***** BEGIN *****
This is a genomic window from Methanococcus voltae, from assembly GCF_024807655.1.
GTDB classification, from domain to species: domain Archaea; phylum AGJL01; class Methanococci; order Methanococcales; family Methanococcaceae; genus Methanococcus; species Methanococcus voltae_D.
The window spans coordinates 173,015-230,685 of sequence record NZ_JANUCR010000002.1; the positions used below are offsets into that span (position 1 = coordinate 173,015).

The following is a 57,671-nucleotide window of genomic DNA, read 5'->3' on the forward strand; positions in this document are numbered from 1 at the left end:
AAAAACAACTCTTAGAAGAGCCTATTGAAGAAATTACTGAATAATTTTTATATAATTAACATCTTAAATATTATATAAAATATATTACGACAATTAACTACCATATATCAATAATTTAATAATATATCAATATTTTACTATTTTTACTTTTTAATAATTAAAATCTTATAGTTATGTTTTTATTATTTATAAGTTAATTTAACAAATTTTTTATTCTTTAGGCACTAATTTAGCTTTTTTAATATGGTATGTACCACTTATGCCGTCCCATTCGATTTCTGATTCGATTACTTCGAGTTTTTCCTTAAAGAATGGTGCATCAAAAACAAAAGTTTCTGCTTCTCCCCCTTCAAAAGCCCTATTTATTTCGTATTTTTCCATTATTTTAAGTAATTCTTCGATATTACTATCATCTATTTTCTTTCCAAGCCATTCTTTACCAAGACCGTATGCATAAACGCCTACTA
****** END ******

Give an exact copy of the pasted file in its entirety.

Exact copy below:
This is a genomic window from Methanococcus voltae, from assembly GCF_024807655.1.
GTDB classification, from domain to species: domain Archaea; phylum AGJL01; class Methanococci; order Methanococcales; family Methanococcaceae; genus Methanococcus; species Methanococcus voltae_D.
The window spans coordinates 173,015-230,685 of sequence record NZ_JANUCR010000002.1; the positions used below are offsets into that span (position 1 = coordinate 173,015).

The following is a 57,671-nucleotide window of genomic DNA, read 5'->3' on the forward strand; positions in this document are numbered from 1 at the left end:
AAAAACAACTCTTAGAAGAGCCTATTGAAGAAATTACTGAATAATTTTTATATAATTAACATCTTAAATATTATATAAAATATATTACGACAATTAACTACCATATATCAATAATTTAATAATATATCAATATTTTACTATTTTTACTTTTTAATAATTAAAATCTTATAGTTATGTTTTTATTATTTATAAGTTAATTTAACAAATTTTTTATTCTTTAGGCACTAATTTAGCTTTTTTAATATGGTATGTACCACTTATGCCGTCCCATTCGATTTCTGATTCGATTACTTCGAGTTTTTCCTTAAAGAATGGTGCATCAAAAACAAAAGTTTCTGCTTCTCCCCCTTCAAAAGCCCTATTTATTTCGTATTTTTCCATTATTTTAAGTAATTCTTCGATATTACTATCATCTATTTTCTTTCCAAGCCATTCTTTACCAAGACCGTATGCATAAACGCCTACTA